Case Study: Translation as a tool for understanding

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December 2, 2015 by atacompass

Legal firm saves on discovery costs by partnering with translation company

We’ve all seen the images on the evening news: federal agents hauling computers and file boxes into the back of a big, white van, to be potentially used as evidence in a lawsuit. Anyone who has worked in a legal firm knows that there will be a small army of people needed to inventory, number and wade through those documents to identify what will be useful if the case goes to trial. This process, known as discovery, can be tedious and costly. But it’s even more complicated when those files are in a foreign language, and the team can’t understand them enough to know whether they have bearing on a case.

A legal firm was faced with exactly this dilemma during discovery for a case where their client suspected embezzlement. Hundreds of boxes of memos and expense reports, nearly all in French, needed to be combed through to determine if funds had been misappropriated. But no one in the Californian firm spoke enough French to even begin to understand what was in the documents.

The legal firm contacted a local translation company that specializes in French. With decades of experience, it didn’t take the owner long to realize that this was a potentially huge project. It would keep just about every French to English translator on her roster busy, and would be very lucrative. But it was clear to both the translation company owner and her attorney client that fully translating all of these documents was not the best use of her resources—translators—nor of the client’s money. And it would lengthen the process considerably.

Making translators a part of the team

So the translation company owner suggested something out of the ordinary. Rather than pulling most of her translators off other projects (potentially leaving her company’s other clients in the lurch) or refusing the project altogether, she sat down with the attorney to determine exactly what they were looking for. Since much of the discovery in these types of cases is done by the law firm’s clerks and interns, it became clear that the translators didn’t need a law degree, they just needed to know what the legal team was looking for. The client was delighted: not only would they save time, but also money.

The translation company set up a method to track the document numbers, and invited its contractors to sign up for times to come into the office to read and summarize the documents. With key terms on a whiteboard in front of them, the team of translators plowed through the file boxes much more quickly than they would have been able to fully translate the documents. What’s more, they could easily set aside a stack of memos that were in Spanish for another translator called in to handle that language.

The needle in the haystack

The team read well over 20,000 pages of documents in just under two weeks, and even better, found what the client was looking for: an invoice for a luxury vehicle that had no business being charged to the lawyer’s client.

The lesson is one we can all learn from: when your company needs to glean specific information from a large volume of foreign language documents, decide up front how to make the best use of your translation budget. In this case, polished translations would have been overkill and unnecessary, and machine translation (translation done entirely by computer) would still have required a huge amount of data entry time, with a high risk that the resulting translations would have been more confusing than helpful. Working with a professional, experienced translation provider made all the difference, and created a true win-win for both the law firm and the translation company.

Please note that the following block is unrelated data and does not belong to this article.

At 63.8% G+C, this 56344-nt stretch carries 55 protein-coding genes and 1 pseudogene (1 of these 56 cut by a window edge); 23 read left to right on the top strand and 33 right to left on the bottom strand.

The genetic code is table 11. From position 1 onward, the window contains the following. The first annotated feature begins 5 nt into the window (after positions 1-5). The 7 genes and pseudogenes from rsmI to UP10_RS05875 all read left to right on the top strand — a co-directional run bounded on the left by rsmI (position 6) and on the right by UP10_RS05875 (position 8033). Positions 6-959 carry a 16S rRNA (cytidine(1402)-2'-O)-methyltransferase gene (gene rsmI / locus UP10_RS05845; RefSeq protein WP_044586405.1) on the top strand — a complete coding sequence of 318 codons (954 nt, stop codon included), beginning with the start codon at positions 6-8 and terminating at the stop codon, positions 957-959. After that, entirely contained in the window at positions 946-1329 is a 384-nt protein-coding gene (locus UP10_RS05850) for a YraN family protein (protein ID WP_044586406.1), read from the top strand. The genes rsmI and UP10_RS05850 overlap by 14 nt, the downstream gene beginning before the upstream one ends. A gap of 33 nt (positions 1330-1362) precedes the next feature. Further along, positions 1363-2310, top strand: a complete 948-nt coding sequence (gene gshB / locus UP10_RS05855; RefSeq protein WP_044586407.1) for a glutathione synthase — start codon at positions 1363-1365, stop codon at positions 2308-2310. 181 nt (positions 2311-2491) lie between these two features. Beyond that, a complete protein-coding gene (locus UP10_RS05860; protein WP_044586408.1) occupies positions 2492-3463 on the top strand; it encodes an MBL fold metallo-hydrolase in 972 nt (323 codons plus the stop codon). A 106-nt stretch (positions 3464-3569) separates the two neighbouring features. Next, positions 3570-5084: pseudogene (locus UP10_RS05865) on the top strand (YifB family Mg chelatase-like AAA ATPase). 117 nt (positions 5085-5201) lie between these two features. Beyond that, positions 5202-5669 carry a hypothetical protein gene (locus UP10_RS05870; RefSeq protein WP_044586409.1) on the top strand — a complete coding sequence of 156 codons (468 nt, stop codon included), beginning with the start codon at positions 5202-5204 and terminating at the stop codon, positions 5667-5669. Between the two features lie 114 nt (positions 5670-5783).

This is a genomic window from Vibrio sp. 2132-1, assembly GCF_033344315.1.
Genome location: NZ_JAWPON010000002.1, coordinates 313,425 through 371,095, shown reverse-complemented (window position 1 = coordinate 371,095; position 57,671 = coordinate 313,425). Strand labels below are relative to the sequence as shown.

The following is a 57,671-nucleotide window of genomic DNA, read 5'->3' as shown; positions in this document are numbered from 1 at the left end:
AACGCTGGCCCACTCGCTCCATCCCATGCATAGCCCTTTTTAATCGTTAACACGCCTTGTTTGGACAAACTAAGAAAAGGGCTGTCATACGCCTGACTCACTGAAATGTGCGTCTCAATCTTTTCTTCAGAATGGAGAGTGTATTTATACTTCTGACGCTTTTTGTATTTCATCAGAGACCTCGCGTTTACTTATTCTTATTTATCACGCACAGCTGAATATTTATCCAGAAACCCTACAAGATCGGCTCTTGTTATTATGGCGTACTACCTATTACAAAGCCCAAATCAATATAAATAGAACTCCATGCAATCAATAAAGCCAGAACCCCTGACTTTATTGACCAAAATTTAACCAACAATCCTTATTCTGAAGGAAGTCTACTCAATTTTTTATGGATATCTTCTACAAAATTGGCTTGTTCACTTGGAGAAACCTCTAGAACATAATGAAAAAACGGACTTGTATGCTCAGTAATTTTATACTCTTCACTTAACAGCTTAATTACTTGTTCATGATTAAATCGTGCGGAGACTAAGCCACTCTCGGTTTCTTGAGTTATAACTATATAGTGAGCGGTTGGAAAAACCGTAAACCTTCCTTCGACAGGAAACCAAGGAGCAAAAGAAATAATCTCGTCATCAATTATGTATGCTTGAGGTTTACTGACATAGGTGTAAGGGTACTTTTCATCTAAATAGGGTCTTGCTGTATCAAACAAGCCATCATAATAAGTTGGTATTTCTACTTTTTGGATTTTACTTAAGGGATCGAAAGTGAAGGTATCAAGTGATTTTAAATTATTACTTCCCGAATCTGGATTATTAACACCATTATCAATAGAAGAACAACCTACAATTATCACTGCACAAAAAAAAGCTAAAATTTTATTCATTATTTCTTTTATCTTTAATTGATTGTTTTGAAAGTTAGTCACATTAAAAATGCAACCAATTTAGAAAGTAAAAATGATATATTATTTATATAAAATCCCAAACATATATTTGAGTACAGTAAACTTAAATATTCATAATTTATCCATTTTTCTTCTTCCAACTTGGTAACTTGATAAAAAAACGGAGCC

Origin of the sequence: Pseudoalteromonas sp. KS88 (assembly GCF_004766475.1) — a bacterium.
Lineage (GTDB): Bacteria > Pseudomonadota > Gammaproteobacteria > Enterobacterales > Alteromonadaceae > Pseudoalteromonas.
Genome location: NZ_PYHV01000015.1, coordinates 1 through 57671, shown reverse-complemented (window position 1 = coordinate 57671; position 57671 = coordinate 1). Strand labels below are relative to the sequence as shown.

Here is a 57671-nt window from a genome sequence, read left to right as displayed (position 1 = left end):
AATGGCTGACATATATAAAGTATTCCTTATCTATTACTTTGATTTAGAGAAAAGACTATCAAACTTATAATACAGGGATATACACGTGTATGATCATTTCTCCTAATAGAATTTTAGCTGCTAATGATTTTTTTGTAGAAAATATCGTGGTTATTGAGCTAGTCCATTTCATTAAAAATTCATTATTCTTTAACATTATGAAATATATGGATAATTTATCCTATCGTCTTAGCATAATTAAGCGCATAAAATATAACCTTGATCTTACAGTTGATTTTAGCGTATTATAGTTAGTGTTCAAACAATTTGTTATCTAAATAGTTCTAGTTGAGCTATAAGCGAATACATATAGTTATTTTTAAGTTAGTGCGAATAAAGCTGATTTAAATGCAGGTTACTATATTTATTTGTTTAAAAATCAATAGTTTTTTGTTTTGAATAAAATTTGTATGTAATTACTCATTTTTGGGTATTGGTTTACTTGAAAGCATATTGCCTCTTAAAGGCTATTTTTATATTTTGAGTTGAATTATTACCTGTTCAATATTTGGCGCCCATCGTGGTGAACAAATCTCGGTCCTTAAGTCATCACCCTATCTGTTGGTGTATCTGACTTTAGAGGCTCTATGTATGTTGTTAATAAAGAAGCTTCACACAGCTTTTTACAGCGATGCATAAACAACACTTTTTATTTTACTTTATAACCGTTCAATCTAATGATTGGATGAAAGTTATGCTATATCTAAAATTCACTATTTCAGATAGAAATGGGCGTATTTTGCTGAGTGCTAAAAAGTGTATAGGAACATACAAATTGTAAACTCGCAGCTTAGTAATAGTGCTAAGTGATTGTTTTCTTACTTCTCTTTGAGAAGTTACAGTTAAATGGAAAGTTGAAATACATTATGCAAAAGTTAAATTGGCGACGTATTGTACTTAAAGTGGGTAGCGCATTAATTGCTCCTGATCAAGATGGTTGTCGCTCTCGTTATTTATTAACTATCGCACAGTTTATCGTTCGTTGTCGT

Written by Caitilin Walsh, CT; French/German to English translator and ATA President-Elect

10 thoughts on “Case Study: Translation as a tool for understanding

  1. jsax27 says:

    This is a creative solution to the machine translation/polished human translation dichotomy. There are really situations where something in-between is needed and this translation company was creatively thinking outside the box to supply that needed service.

  2. Great example of a compatible customer and service provider working well together. All the discovery document translation I’ve done over the years has been for patent litigation cases. I wonder how the new USPTO rules that came into force on March 2013 (first-to-file instead of first-to-invent being the key change) will affect technical and patent translators. I can imagine translating fewer boxes of lab notebooks in an effort to find the key piece of discovery information, which was often required until now. Instead, I think we will translate more published prior art before filing and for litigation cases, as proving novelty will become so important, and the prior art in any language counts under the new system.

  3. Julia Pedro says:

    Caitlin, thank you for writing this article. This is a good example where synergies are combined to achieve the best results.

  4. […] For some lawsuits, translating every single page in every box of documents isn’t the way to overcome a language barrier during discovery. Caitilin Walsh authors a great post for the American Translators Association’s web-based outreach publication The ATA Compass on how one smart law firm partnered with a savvy language service provider to comb through tens of thousands of pages written in French to find that one crucial piece of evidence. And they did it without breaking the client’s bank or exhausting the LSP’s linguistic resources. Learn more here. […]

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